My journey to 42 started as a joke really. I was beginning to slack off in my running and starting to hate it. Waking up in the morning to lace up while previously was a challenging but doable affair, began to feel more arduous, and I couldn’t master any energy however much I tried. I began to resent running and myself for not running. That is when I panicked, because if you have loved doing something for a while and then you start to feel like it’s a burden, that relationship is doomed. I had to mend my relationship with the trail. So this year after I did the Victoria Falls half marathon (which was a struggle to prepare for) I decided I needed a new challenge if I was to mend this relationship. So I set myself a 42K target, and immediately began broadcasting it loudly to my friends and anyone who cared to listen. Because once it’s out of the closet, there is no going back!

At Vic Falls, I got encouragement from Suzy Wendot who despite having painful muscles from having white water rafted the previous day (we did warn them!), powered through the heat and finished strong. If it was hot in Nairobi yesterday, Vic Falls heat was double that. The only difference is the good event organisation where you get rain showers along the way and other drinks and fruits other than water. When I saw Suzy finish so strong despite the challenges, I knew I could do it. And then Eugene, another veteran Swara also encouraged me that if you are to attempt a first marathon, better do it on home ground where you will get the generous support of the Swaras.

So armed with those words of encouragements and my loud mouth broadcasts of how I was going to run a 42 come October, I started to train. And boy did I train. I remember the many Saturday runs where I was mostly on my own from kilometre 15 or 20 after most runners have taken the turn towards home. To train for a long run, you have to be prepared to run alone for most of the Swara runs, because sometimes you will be the only one doing a long run. So most of the time, it was me, my music and my fuelling belt. And once in a while I would gladly bump into Otora after I had long given up hope of getting any support. And the after run breakfast became a dream every day, gobbled up by the short distance runners!

I had been told by my good friend Molly that for you to finish a 42, you need mileage on your legs so I did as many long runs as possible on the weekends. In the end, what you put in the body is what you get out of it! I was so lucky to have put in a lot of mileage during the training without acquiring any injury, at least not before last minute. And so as fate would have it, the last semi-long Saturday’s run at Ambo garden, as I set out to do my 20Km (I had started to taper), I felt an injury sneaking up slowly with every kilometre. I finally had to abandon the run at 16kms when my left heel could no longer step on the ground anymore. And I was emotional. I couldn’t believe I had trained this hard to miss the main event! I was inconsolable. So I humbly visited Kariakim and ordered him to make sure he does everything in his power to heal the injury within the week! And that was the end of my training. I sat tight and crossed my fingers that come Sunday, that foot would behave.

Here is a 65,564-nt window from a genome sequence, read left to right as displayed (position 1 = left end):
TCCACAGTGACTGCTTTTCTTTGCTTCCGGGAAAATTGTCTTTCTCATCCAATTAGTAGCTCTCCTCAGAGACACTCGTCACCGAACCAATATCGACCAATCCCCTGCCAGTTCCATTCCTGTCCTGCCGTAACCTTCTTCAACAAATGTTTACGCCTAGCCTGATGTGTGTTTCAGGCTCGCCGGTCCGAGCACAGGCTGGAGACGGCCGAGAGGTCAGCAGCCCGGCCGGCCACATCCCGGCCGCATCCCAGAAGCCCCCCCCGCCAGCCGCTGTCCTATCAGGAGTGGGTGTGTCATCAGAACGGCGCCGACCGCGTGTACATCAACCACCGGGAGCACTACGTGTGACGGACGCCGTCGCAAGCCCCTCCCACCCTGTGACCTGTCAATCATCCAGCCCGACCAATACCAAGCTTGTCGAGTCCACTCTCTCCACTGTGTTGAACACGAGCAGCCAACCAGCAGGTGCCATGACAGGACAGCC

The good thing about missing a run for a week is the anticipation and the feeling of guilt that makes you raring to go. Come race day, I was perhaps the most eager competitor to get on the road. So eager was I that I managed to convince all the cops (and bouncers) manning the various road blocks from Westlands to Nyayo stadium to let me drive through because I was going to run a full marathon (see my race number says full marathon!) and was able to park right outside the Swara tent!

The marathon itself was tough, mostly due to the heat. And my injury nagged me from the very first kilometre to the end. I was very strong until 30kms when began to slowly fade away and cramping set in. At some point it was like electricity was zapping through my body! Like my fellow full marathoners, I got incredible support from the Swara support team. A big thank you to Otora, Benja and the crew on Mombasa road. Not to forget Leif who together with his wife were handing out water and bananas as well as cheering Swaras loudly. Every time I saw a Swara, I made an effort to add a little bit more energy to my tired limbs and pretend I was still strong! And thanks to Molly who came to run with me the last 2kms, I finished strong. I would have just faded and limped home but she made sure I had a strong finish; so strong that I surprised some beaten up Ugandans when I passed them sprinting the last 500 meters! Thank you everyone, I am officially in club 42!

Running Tales

The Tale of Two Marathons in 28 Days